Special Olympics: Smith stars with two golds at games

August Landrebe competes in the 50m freestyle. Photo by Craig Baxter.
August Landrebe competes in the 50m freestyle. Photo by Craig Baxter.
Lawrence athlete Liam Smith was the star of the Special Olympics regional summer games in Dunedin at the weekend.

Smith was competing at the top end of the athletics competition and won two gold medals.

He relished the perfect conditions at the Caledonian Ground yesterday to win the 200m in 27.40sec and the long jump with a leap of 5.36m.

The other noted performance in the top echelon of the competition was the win by Dunedin's David White in the 100m in 13.53sec.

The best performance in the middle grade came from James Gaylard (Dunedin), who won three gold medals: 100m (18.31sec), 200m (36.88sec) and shot put (6.35m).

The best performance in the developing section came from Philip Thomson (Dunedin), who won gold medals in the 50m walk (16.30sec) and 100m walk (36.40sec).

Otago Yellow beat Otago Blue 4-2 in a penalty shootout in the final of the football competition.

The Yellow side also won the award for the team with the most skills.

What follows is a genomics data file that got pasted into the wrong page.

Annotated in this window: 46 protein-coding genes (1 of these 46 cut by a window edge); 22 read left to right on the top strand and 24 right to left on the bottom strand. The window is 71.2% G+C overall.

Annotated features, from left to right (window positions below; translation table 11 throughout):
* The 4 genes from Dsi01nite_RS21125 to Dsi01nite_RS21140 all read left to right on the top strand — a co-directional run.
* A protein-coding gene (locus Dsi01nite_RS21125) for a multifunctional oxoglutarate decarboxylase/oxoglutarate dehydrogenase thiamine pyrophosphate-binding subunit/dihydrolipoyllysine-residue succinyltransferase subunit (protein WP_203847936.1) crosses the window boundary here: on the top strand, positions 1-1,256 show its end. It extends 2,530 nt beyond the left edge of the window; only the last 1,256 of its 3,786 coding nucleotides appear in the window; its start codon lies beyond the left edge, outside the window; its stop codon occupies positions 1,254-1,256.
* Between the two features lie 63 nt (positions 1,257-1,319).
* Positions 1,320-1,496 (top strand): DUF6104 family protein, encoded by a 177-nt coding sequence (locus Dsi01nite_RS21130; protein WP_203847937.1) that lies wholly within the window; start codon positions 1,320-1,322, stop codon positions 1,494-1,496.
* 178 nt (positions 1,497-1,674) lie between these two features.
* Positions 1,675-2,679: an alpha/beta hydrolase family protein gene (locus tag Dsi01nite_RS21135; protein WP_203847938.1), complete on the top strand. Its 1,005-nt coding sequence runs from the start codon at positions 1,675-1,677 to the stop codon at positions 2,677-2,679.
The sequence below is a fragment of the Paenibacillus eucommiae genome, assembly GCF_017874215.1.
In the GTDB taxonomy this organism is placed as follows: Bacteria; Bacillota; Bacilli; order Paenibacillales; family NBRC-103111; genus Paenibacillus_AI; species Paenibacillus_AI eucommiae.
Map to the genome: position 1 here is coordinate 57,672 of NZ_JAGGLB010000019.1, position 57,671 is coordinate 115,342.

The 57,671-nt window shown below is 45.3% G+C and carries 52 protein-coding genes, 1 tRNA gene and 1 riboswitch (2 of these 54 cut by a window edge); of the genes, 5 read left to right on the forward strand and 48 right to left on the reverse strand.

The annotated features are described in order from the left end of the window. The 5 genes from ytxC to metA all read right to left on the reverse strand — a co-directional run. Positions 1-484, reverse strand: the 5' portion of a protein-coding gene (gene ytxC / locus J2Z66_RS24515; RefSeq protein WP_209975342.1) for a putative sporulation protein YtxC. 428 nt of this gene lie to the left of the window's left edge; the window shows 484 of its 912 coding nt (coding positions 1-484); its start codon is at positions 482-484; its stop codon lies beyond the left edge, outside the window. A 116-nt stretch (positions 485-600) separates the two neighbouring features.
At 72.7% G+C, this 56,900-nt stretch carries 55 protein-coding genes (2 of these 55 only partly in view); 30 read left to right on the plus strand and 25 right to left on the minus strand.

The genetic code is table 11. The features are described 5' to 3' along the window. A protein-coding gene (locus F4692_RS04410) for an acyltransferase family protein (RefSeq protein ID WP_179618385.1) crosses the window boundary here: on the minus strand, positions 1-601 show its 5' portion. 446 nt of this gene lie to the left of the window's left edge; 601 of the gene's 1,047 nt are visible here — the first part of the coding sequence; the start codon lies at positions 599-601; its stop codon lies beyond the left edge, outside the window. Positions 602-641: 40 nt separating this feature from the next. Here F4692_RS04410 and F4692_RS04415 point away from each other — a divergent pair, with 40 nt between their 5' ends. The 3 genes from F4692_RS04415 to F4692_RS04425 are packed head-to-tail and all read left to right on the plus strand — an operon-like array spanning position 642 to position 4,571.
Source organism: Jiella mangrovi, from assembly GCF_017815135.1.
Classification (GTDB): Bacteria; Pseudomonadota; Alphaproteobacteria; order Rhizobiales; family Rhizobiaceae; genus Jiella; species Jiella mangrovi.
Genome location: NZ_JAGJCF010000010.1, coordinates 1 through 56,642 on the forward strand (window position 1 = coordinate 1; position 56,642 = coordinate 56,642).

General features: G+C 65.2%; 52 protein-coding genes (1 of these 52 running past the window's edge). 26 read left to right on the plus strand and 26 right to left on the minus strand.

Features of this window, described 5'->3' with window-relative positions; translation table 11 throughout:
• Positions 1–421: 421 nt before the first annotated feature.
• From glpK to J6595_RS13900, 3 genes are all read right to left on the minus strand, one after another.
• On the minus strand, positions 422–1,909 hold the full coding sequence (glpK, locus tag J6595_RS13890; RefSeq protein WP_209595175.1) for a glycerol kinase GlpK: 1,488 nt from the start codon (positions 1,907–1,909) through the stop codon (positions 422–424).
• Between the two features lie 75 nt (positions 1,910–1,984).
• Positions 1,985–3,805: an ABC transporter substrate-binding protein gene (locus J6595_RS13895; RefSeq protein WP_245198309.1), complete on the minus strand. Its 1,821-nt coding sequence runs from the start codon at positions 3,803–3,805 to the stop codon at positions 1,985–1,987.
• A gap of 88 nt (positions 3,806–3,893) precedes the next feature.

The MVP awards for the competing teams were: Otago Blue (Thomas Cowie), Otago Yellow (Matt Just), Canterbury (Brent Campbell) and South Otago (Christie Jenkins).

The star of the equestrian events was Simon Scaife (Wanaka), who only started riding horses 18 months ago.

He has a relaxed approach and has a special rapport with the horses. This worked to his advantage when he won three gold medals, with his most impressive wins coming in the dressage and trail ride.

In the women's events, three Taieri riders scooped the medals.

Teana Warden won the gold medal in the dressage, Alysha Canning a silver in the trail and a bronze in the dressage, and Aliesha Bryant a bronze medal in the English equitation.

The regional games were used by officials as a practice run for the New Zealand Summer Games to be held in Dunedin next year.

Officials were tested by the conditions on Saturday when rain fell made conditions tricky for competitors in the outdoor events.

"The whole event went smoothly and without any hitches," Special Olympics Otago spokeswoman Jan Aitken said.

"We were pleased with the number of volunteers and coaches who helped out. They are all keen to be involved in the national games next year."